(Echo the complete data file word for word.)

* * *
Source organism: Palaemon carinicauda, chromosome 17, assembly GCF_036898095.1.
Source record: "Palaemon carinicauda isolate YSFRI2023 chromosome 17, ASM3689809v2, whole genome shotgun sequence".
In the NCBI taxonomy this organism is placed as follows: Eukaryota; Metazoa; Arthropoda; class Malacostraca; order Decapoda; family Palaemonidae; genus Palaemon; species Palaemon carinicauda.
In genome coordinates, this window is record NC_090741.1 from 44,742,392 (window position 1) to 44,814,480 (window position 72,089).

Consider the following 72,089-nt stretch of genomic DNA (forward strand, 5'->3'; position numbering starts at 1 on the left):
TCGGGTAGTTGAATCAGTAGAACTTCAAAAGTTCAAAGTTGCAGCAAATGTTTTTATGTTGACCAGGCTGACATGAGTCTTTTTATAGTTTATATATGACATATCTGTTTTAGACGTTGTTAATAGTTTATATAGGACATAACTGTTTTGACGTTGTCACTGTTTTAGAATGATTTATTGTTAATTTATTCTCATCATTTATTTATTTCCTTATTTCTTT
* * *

Source organism: Palaemon carinicauda, chromosome 17, assembly GCF_036898095.1.
Source record: "Palaemon carinicauda isolate YSFRI2023 chromosome 17, ASM3689809v2, whole genome shotgun sequence".
In the NCBI taxonomy this organism is placed as follows: Eukaryota; Metazoa; Arthropoda; class Malacostraca; order Decapoda; family Palaemonidae; genus Palaemon; species Palaemon carinicauda.
In genome coordinates, this window is record NC_090741.1 from 44,742,392 (window position 1) to 44,814,480 (window position 72,089).

Consider the following 72,089-nt stretch of genomic DNA (forward strand, 5'->3'; position numbering starts at 1 on the left):
TCGGGTAGTTGAATCAGTAGAACTTCAAAAGTTCAAAGTTGCAGCAAATGTTTTTATGTTGACCAGGCTGACATGAGTCTTTTTATAGTTTATATATGACATATCTGTTTTAGACGTTGTTAATAGTTTATATAGGACATAACTGTTTTGACGTTGTCACTGTTTTAGAATGATTTATTGTTAATTTATTCTCATCATTTATTTATTTCCTTATTTCTTT